User Research – Product and Service Innovation: An interview with Jamie Young, Co-Founder and Designer of Homely
The aim of User Research – Product and Service Innovation series of interviews is to act as a source of inspiration and information about the role of user research. We have just started working on the series of interviews and if you would like to be interviewed please do not hesitate to contact Richard Linington.
Hi Jamie could you tell us a little bit about yourself and your role at Homely?
Sure. I’m one of two co-founders behind Homely, an early-stage startup company that aims to make it easier for homeowners to make their homes more efficient. My role at Homely involves designing and delivering services that homeowners love to use. Before starting Homely, I worked as a researcher for a think tank in London, and before that I worked as a design engineer for an SME in Hampshire.
What is Homely?
We help people figure out what they could do to make their home warmer and more comfortable, we also walk them through the government schemes and grants that might be available to help them fund those home improvements – and lastly we help them make contact with energy efficiency professionals who can give more detailed advice or actually deliver energy-saving work.
We’ve also got a couple of other ideas up our sleeve that we’re keen to start prototyping soon, now that we’re into the autumn and people are thinking about their energy bills!
Could you provide an overview of the design process you used to move from identifying and defining the opportunity through to the development and testing of Homely?
I guess there are a few principles that have under-pinned our development of Homely. For example we try to be people-centred: we use design research techniques (like card sorting and paper prototyping) to make sure we’re developing a service that our users would find useful and enjoy using. We’re also keen on prototyping (or developing ‘minimal viable products’ as those in the lean startup world would call it): so we started with a simple Google forms website, then tweaked our ideas and graduated to off-the-shelf WordPress templates. Those early sites didn’t look very professional – but they did their job – which was to help us assess demand for our initial ideas. Now that we have some confidence that we’re on the right track, we’ve also invested more in the visual design of our site – I think most people now expect the digital services they use to look good as well as work well.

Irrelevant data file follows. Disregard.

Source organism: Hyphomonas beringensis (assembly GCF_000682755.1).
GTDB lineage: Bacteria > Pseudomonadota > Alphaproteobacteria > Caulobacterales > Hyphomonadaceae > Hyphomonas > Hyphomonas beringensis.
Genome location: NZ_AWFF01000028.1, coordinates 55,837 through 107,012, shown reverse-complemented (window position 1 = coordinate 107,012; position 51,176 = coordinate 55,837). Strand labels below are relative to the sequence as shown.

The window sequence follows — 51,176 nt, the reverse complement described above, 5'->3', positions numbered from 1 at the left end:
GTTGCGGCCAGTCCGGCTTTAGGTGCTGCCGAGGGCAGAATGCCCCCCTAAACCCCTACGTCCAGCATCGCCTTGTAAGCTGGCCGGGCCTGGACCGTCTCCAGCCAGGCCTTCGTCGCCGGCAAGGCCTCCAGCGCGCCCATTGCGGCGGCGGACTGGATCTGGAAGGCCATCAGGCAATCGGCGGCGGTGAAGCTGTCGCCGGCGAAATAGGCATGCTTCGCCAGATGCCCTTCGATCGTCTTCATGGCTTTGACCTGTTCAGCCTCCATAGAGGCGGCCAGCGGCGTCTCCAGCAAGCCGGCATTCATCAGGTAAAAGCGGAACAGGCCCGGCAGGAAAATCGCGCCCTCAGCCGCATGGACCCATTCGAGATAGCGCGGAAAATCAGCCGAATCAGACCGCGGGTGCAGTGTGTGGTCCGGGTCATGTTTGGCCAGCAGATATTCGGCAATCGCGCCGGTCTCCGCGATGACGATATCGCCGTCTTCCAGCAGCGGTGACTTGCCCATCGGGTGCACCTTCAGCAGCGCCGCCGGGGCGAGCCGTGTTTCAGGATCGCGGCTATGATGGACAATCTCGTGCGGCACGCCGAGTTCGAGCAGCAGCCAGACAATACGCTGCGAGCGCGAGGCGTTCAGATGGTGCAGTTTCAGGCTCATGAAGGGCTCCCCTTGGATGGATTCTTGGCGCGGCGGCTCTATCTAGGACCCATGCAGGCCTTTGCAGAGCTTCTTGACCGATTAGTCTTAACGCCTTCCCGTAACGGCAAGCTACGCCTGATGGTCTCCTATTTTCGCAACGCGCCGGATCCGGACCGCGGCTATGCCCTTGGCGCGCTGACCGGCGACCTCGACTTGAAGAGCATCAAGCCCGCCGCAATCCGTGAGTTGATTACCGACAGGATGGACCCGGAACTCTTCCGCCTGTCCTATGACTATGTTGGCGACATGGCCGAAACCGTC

What role has user research played in the design and development of the Homely user experience?
As I mentioned, listening to our users is important to us: it’s definitely shaped our ‘offer’. One of the early ideas that we were keen on was a kind of ‘match.com’ for homes, in which we’d try to pair homeowners with homes that were similar but had different levels of efficiency, allowing the owner of the less efficient home to learn from the owner of the more efficient home and so on. Through user research we realised that there were other features that homeowners wanted that they’d value more highly that this, so we decided to concentrate on those instead.
Did you face any particular challenges when carrying out user research?
User research takes time, and it can be disheartening when an idea you think is brilliant doesn’t sit well with your users – but I’m convinced it’s the right way to develop a business. Finding the right people is one challenge: for example we’re always keen to chat with people considering energy-efficient home improvements or renovations. Interpreting the results can also require you to read between the lines: few startups have budgets for large scale quant surveys, so being able to interpret qualitative findings from interviews and design research exercises is important.
The last thing I’d mention is that I don’t think good design should blindly follow the outputs of user research. Both Steve Jobs and Sir Alex Issigonis warned of the danger of focus groups and committees ruining good design. I think that, when you’ve got a good idea of what your users want, it’s up to the designer to fulfil that need – but not necessarily in the way that the user expected.
Jamie, perhaps we could end on something about the next steps for Homely?
We’ll be shortly launching the next iteration of our website, along with some analysis (the Cosy Index) of 380 councils across Britain, and how well-insulated the homes in their area are. As I mentioned earlier, there are also a few other services we’re keen to prototype.
Back to the design and innovation interviews.